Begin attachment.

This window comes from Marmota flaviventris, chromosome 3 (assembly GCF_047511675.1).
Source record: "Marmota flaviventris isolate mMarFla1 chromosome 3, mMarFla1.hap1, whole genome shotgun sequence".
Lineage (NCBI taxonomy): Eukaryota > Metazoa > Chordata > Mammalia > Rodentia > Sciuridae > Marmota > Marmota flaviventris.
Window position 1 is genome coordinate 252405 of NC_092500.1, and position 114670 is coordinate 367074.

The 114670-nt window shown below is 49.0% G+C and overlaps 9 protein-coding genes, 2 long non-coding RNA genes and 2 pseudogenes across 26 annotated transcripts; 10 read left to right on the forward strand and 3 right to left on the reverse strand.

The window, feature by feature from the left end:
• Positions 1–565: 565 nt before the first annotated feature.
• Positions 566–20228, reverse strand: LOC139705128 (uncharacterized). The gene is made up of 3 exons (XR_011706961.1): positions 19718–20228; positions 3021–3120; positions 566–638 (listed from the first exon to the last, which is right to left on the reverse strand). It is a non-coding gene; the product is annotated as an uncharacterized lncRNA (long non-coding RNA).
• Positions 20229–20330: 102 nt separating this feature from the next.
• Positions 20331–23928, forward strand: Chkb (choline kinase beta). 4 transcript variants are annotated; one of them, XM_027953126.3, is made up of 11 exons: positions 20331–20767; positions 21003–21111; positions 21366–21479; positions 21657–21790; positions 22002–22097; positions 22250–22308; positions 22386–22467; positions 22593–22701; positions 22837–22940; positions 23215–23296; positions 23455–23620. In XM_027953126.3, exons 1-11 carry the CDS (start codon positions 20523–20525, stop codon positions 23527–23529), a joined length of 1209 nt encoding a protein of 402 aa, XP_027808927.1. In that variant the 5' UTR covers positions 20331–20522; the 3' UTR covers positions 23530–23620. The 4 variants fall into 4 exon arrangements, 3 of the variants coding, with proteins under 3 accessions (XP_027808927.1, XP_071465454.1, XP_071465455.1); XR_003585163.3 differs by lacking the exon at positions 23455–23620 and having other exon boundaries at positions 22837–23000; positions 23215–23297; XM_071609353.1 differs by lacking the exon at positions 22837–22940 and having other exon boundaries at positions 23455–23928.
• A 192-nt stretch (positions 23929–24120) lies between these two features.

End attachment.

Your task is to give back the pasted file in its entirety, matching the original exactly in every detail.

This window comes from Marmota flaviventris, chromosome 3 (assembly GCF_047511675.1).
Source record: "Marmota flaviventris isolate mMarFla1 chromosome 3, mMarFla1.hap1, whole genome shotgun sequence".
Lineage (NCBI taxonomy): Eukaryota > Metazoa > Chordata > Mammalia > Rodentia > Sciuridae > Marmota > Marmota flaviventris.
Window position 1 is genome coordinate 252405 of NC_092500.1, and position 114670 is coordinate 367074.

The 114670-nt window shown below is 49.0% G+C and overlaps 9 protein-coding genes, 2 long non-coding RNA genes and 2 pseudogenes across 26 annotated transcripts; 10 read left to right on the forward strand and 3 right to left on the reverse strand.

The window, feature by feature from the left end:
• Positions 1–565: 565 nt before the first annotated feature.
• Positions 566–20228, reverse strand: LOC139705128 (uncharacterized). The gene is made up of 3 exons (XR_011706961.1): positions 19718–20228; positions 3021–3120; positions 566–638 (listed from the first exon to the last, which is right to left on the reverse strand). It is a non-coding gene; the product is annotated as an uncharacterized lncRNA (long non-coding RNA).
• Positions 20229–20330: 102 nt separating this feature from the next.
• Positions 20331–23928, forward strand: Chkb (choline kinase beta). 4 transcript variants are annotated; one of them, XM_027953126.3, is made up of 11 exons: positions 20331–20767; positions 21003–21111; positions 21366–21479; positions 21657–21790; positions 22002–22097; positions 22250–22308; positions 22386–22467; positions 22593–22701; positions 22837–22940; positions 23215–23296; positions 23455–23620. In XM_027953126.3, exons 1-11 carry the CDS (start codon positions 20523–20525, stop codon positions 23527–23529), a joined length of 1209 nt encoding a protein of 402 aa, XP_027808927.1. In that variant the 5' UTR covers positions 20331–20522; the 3' UTR covers positions 23530–23620. The 4 variants fall into 4 exon arrangements, 3 of the variants coding, with proteins under 3 accessions (XP_027808927.1, XP_071465454.1, XP_071465455.1); XR_003585163.3 differs by lacking the exon at positions 23455–23620 and having other exon boundaries at positions 22837–23000; positions 23215–23297; XM_071609353.1 differs by lacking the exon at positions 22837–22940 and having other exon boundaries at positions 23455–23928.
• A 192-nt stretch (positions 23929–24120) lies between these two features.